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You’re All Alone

First published in 1972 by Ace as a Paperback

Leiber began writing this, (what would have been his his third) novel in January 1943. He expected that it would be about 40,000 word long and that it would be sold for publication in “Unknown”. However, “Unknown” was to be discontinued shortly. With no other outlets, Leiber stopped working on the novel.

After the second World War, Leiber resumed work on the novel, hoping to sell it to William Sloan Associates. Frits expanded it to 75,000 words but William Sloan Associates had discontinued publishing fantasy due to poor sales. Leiber sent the (longer) novel to the editors of “Fantastic Adventures”, who agreed to buy it only if Leiber could cut it to 40,000 words. Leiber set the 75,000 word manuscript aside, went back to his original 1943 versionfor a 40,000 word short novel and recreated it as a parallel text. It was published by “Fantastic Adventures” in July 1950 as “You’re All Alone”.

The 75,000 word version was eventually published by Universal Publishers and Distributors in 1953 for publication as one half of a paperback double (with Bulls, Blood and Passion). Due to the contract, the publisher could make any changes it wanted. The result was the “The Sinful Ones”. In addition, the publisher added “sexed up” chapter titles like “The Strip Tease” and “Bleached Prostitute” and “sexed up” a few love scenes in the book.

In 1972, Ace reprinted the 40,000 word (Fantastic) version slong with other stories (Four Ghosts in Hamlet and The Creature from Cleveland Depths) in a collection also titled “You’re All Alone”. In the late 1970s, Leiber repurchased the rights to the his longer version and it was reprinted by Pocket in October 1980. Fritz left in the 1953 titles, but restored the mangled text from memory since the original manuscript had been lost. He also rewrote the sex scenes to bring the language up to date.

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The Magazine of Fantasy and Science Fiction

Running from 1949 to the present day, this magazine was where many of Fritz’s more abstract stories were first published, as well as several Lankhmar tales.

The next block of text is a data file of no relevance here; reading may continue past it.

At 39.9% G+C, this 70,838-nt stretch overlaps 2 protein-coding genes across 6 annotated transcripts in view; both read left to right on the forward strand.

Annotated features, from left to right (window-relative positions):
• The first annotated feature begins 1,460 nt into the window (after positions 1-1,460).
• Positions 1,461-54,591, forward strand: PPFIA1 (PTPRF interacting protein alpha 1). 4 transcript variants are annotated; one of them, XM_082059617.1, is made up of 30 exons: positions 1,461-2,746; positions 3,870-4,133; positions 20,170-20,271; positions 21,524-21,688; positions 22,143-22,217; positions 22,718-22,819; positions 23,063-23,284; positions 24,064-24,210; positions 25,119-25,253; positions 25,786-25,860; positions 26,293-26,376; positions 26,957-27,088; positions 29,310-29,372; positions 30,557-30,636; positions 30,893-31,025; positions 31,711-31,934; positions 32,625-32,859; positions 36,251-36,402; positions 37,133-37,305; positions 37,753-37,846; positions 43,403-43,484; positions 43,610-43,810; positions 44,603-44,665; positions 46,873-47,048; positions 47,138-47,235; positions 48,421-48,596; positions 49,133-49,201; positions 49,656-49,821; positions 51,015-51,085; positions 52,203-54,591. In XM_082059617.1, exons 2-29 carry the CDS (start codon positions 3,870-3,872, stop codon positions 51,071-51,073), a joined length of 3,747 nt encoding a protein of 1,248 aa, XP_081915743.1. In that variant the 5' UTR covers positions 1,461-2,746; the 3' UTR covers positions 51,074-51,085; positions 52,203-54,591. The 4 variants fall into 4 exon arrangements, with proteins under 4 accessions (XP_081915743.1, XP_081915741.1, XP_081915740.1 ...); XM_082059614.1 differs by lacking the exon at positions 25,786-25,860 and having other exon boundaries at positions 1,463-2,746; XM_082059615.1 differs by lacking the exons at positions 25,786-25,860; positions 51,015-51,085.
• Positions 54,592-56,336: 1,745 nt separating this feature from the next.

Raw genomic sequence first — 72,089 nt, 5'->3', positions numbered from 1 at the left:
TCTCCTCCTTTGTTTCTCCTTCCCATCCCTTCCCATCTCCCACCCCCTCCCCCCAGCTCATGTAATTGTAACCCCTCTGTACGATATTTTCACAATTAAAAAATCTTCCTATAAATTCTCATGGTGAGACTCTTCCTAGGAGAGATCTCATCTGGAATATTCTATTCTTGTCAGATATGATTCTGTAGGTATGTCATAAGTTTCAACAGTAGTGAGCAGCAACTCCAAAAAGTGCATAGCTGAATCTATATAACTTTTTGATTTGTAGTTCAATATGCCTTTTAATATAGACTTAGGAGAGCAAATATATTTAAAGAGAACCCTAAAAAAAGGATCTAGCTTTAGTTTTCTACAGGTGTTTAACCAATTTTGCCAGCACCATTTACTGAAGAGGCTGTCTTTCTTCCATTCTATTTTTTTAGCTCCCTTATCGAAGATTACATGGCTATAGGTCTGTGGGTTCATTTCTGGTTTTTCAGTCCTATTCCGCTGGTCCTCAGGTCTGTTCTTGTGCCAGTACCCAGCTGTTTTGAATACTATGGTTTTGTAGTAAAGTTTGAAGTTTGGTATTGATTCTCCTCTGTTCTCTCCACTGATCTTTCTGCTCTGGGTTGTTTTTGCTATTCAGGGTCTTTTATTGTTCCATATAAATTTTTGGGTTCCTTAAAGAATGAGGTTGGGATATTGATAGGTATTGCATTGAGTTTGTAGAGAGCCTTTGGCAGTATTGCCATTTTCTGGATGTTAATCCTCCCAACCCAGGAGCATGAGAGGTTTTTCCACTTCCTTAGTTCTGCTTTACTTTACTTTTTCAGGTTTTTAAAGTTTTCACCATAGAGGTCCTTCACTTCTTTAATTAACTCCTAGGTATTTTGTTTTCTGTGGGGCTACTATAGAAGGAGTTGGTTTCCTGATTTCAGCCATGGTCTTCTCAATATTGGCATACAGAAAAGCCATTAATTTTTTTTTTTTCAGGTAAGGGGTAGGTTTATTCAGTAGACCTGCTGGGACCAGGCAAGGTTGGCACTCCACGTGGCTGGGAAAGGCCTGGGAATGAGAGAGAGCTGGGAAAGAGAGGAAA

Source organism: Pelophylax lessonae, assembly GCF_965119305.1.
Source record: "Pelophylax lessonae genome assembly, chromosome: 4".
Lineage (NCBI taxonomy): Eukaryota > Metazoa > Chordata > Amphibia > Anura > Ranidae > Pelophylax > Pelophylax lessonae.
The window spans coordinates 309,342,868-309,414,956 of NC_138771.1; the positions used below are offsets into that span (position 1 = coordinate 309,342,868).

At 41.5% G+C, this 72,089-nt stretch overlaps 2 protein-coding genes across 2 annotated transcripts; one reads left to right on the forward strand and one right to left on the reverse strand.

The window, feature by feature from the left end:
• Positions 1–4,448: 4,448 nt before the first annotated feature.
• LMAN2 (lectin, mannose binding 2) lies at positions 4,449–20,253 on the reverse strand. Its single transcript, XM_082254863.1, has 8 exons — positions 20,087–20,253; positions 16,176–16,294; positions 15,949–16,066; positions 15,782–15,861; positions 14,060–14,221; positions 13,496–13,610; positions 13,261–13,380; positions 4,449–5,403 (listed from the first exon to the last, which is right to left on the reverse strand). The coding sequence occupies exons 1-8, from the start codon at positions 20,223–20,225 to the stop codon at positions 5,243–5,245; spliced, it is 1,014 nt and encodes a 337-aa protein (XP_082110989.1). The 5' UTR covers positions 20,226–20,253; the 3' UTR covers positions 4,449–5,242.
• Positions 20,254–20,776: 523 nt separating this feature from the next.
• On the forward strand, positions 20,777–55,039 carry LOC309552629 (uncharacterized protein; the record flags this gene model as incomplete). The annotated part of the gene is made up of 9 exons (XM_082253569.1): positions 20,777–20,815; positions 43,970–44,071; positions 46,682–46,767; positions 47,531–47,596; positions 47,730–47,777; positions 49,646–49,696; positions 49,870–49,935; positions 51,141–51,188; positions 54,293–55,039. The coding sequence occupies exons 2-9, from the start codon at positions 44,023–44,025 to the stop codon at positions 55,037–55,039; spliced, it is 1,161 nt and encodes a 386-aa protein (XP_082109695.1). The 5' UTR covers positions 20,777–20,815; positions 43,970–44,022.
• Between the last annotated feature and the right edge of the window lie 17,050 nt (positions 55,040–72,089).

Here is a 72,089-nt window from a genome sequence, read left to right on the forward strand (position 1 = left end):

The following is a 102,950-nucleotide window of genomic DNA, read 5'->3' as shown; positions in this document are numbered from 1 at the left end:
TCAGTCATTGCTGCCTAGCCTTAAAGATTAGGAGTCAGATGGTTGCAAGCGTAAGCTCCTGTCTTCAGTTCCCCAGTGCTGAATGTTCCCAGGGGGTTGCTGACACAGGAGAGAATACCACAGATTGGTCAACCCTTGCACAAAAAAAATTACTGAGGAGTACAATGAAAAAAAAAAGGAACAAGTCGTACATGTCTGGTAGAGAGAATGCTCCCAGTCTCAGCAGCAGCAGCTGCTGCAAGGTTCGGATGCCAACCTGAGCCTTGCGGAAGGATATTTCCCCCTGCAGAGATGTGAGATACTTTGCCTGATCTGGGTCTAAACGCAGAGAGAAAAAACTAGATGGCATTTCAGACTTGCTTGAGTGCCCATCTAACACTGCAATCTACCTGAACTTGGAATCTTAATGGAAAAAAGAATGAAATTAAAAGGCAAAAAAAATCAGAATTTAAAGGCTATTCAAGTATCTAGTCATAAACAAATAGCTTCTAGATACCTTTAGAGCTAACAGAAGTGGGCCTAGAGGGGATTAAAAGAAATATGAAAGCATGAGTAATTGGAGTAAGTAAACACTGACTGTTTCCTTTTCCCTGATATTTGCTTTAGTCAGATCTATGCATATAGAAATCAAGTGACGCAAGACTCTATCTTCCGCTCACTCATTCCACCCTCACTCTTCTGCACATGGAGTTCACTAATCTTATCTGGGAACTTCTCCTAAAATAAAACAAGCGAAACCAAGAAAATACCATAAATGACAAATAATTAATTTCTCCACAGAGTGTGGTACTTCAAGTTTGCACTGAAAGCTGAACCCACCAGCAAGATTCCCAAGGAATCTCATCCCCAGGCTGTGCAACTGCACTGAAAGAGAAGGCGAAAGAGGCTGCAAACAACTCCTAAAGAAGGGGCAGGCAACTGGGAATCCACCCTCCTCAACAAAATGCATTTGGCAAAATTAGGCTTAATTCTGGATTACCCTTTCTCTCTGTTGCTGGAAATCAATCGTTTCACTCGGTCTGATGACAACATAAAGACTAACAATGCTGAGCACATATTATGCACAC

Covers are only shown where they are for one of Fritz’s stories.

table.sortable img{ width:100%; max-width:80px; }
CoverStoryIssue
When The Last Gods Die1951 / 12
The Big Holiday1953 / 01
The Silence Game1954 / 04
Last1957 / 03
http://www.lankhmar.co.uk/wp-content/uploads/2014/04/FSF_0077.jpgThe Big Trek1957 / 10
A Deskful of Girls (kelley Freas cover)1958 / 04
Little Old Miss Macbeth1958 / 10
http://www.lankhmar.co.uk/wp-content/uploads/2014/04/FSF_0092.jpgThe Silver Eggheads1959 / 01
The Oldest Soldier1960 / 05
The Man Who made Friends with Electricity1962 / 03
http://www.lankhmar.co.uk/wp-content/uploads/2014/04/FSF_0135.jpgThe Secret Songs1962 / 08
Myths My Great-Granddaughter Taught Me1963 / 01
Game for Motel Room1963 / 03
Kindergarden1963 / 04
Success1963 / 07
237 Talking Statues Etc.1963 / 09
When the Change-Winds Blow 1964 / 08
Four Ghosts in Hamlet1965 / 01
The Winter Flies1967 / 10
The Turned-off Heads1968 / 01
http://www.lankhmar.co.uk/wp-content/uploads/2014/04/FSFJUL69.jpgShip of Shadows1969 / 07
Ill Met in Lankhmar1970 / 04
The Price of Pain-Ease1971 / 11
The Lotus Eaters1972 / 02
Cats Three1973 / 10
Catch That Zeppelin!1975 / 03
The Cat Hotel1983 / 10

Selected Stories

A very good compilation from 2010, containing a fair spread of stories.

The Ghost Light

First published in 1984 by Berkeley as a Paperback

Released as a celebration of his work, it is perhaps the most wide ranging of his collections. Fafhrd & the Mouser, cats, chess and sex ,all of Fritz’s preoccupations, are covered. It also contains a fascinating autobiographical essay.

Notable Editions: Berkley HB limited to 750 copies signed by Leiber.

An audiobook is also available from Audible/Amazon.

Contains the following short stories (listed in alphabetical order)

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